On direct appeal, the Tennessee Court of Criminal Appeals (“TCCA”) affirmed the judgment of the trial court. State v. Witherow, No. E2012-00131-CCA-R3-CD, 2013 WL 3353338, at *8-9 (Tenn. Crim. App. June 28, 2013) (“Witherow I”). Petitioner did not seek permission to appeal to the Tennessee Supreme Court.

         Petitioner filed a pro se petition for post-conviction relief on October 21, 2013 [Doc. 8-13 p. 26-38]. With the assistance of appointed counsel, Petitioner filed an amended petition raising numerous claims of ineffective assistance of counsel [Id. at 42-44]. Following an evidentiary hearing, the post-conviction court denied relief [Id. at 48-79]. On appeal, the TCCA affirmed the denial of post-conviction relief, concluding that Petitioner failed to prove that he received the ineffective assistance of trial or appellate counsel. Witherow v. State, No. E2017-00512-CCA-R3-PC, 2018 WL 1378626, at *1 (Tenn. Crim. App. Mar. 19, 2018), cert. denied (July 18, 2018) (“Witherow II”).

         Petitioner filed the instant petition on or about May 16, 2019, raising the following grounds for relief, as paraphrased by Respondent:

Ground 1: The evidence is legally insufficient to support the conviction.

         Ground 2: The trial court erred by not admitting the prior inconsistent statement of a witness as substantive evidence.

Ground 3: The trial court erred by denying a mistrial for improper closing argument.
Ground 4: Trial counsel provided ineffective assistance by:
a. Failing to present the testimony of a favorable defense witness,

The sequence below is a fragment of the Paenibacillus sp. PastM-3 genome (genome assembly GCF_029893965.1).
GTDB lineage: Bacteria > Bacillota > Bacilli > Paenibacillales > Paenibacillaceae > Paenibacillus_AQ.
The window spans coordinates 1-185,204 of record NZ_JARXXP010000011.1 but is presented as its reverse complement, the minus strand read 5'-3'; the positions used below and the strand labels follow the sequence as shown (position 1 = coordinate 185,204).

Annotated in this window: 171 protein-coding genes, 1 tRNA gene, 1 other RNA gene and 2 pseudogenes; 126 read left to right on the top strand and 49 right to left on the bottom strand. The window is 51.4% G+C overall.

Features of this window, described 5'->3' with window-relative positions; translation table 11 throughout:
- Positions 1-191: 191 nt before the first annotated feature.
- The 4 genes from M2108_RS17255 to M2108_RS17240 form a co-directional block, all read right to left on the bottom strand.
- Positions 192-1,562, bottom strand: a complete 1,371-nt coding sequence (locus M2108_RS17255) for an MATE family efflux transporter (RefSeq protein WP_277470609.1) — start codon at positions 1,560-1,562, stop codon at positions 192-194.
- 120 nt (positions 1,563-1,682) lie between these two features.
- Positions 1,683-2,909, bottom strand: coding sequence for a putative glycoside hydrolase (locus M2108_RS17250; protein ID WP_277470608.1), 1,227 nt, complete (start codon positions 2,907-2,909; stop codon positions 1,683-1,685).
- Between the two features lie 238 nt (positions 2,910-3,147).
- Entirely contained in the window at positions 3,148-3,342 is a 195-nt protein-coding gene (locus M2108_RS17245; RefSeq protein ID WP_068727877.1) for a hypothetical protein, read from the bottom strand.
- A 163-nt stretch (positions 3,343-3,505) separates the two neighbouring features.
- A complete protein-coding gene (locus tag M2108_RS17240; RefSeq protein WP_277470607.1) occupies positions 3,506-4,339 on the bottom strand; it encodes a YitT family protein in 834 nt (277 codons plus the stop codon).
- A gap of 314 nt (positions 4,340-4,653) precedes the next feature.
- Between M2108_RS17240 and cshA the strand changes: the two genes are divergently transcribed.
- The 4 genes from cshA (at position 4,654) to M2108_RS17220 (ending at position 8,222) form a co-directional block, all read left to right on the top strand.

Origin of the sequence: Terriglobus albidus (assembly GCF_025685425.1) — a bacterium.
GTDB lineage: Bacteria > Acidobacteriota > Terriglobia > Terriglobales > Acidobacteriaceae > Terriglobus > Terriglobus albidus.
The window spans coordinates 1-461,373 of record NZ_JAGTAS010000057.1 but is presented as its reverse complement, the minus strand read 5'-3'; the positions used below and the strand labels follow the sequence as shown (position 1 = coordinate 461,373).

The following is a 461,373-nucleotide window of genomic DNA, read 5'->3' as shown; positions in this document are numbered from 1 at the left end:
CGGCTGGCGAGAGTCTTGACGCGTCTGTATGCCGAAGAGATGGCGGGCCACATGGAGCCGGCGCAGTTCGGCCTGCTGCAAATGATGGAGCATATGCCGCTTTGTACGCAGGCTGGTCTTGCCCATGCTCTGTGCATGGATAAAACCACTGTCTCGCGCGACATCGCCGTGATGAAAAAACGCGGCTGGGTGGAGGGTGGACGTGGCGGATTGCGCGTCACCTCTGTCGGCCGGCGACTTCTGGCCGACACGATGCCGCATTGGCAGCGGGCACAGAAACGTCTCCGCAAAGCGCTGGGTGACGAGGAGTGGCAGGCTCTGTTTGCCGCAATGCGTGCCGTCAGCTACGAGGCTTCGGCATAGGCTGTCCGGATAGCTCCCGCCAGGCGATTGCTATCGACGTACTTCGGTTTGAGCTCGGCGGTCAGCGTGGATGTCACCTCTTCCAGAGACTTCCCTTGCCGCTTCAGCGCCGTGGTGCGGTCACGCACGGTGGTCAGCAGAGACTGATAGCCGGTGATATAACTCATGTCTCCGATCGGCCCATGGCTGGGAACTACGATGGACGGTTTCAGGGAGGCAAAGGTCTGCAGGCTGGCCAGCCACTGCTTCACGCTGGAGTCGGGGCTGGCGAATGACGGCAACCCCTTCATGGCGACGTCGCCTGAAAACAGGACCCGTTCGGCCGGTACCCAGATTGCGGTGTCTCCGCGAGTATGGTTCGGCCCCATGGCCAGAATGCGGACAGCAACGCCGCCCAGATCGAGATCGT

b. Failing to adequately cross-examine a witness,
c. Failing to make an offer of proof for the prior inconsistent statement,
d. Inadequately presenting a defense of diminished capacity and intoxication, and
e. Failing to ensure that Petitioner was lucid during trial.
Ground 5: Appellate counsel provided ineffective assistance by inadequately arguing the sufficiency of the evidence in the appellate brief on direct appeal.
Ground 6: The State violated the Fourth Amendment by conducting an illegal search and seizure.
Ground 7: The State violated Petitioner's rights to due process and a fair trial by presenting false testimony from one of its witnesses.

[Doc. 1]. On June 10, 2019, the Court ordered Respondent to file a response to the petition [Doc. 5]. Respondent complied by filing its answer on August 30, 2019 [Doc. 17], and Petitioner filed a reply to that response on or about September 30, 2019 [Doc. 18]. This matter is ripe for review.


         The Court's review of the instant petition is governed by the Antiterrorism and Effective Death Penalty Act of 1996 (“AEDPA”), which prevents the grant of federal habeas relief on any claim adjudicated on the merits in a State court unless that adjudication (1) resulted in a decision that was contrary to, or involved an unreasonable application of, clearly established United States Supreme Court precedent; or (2) resulted in a decision based on an unreasonable determination of facts in light of the evidence presented. See 28 U.S.C. § 2254(d)(1) & (2); Schriro v. Landrigan, 550 U.S. 465, 473 (2007).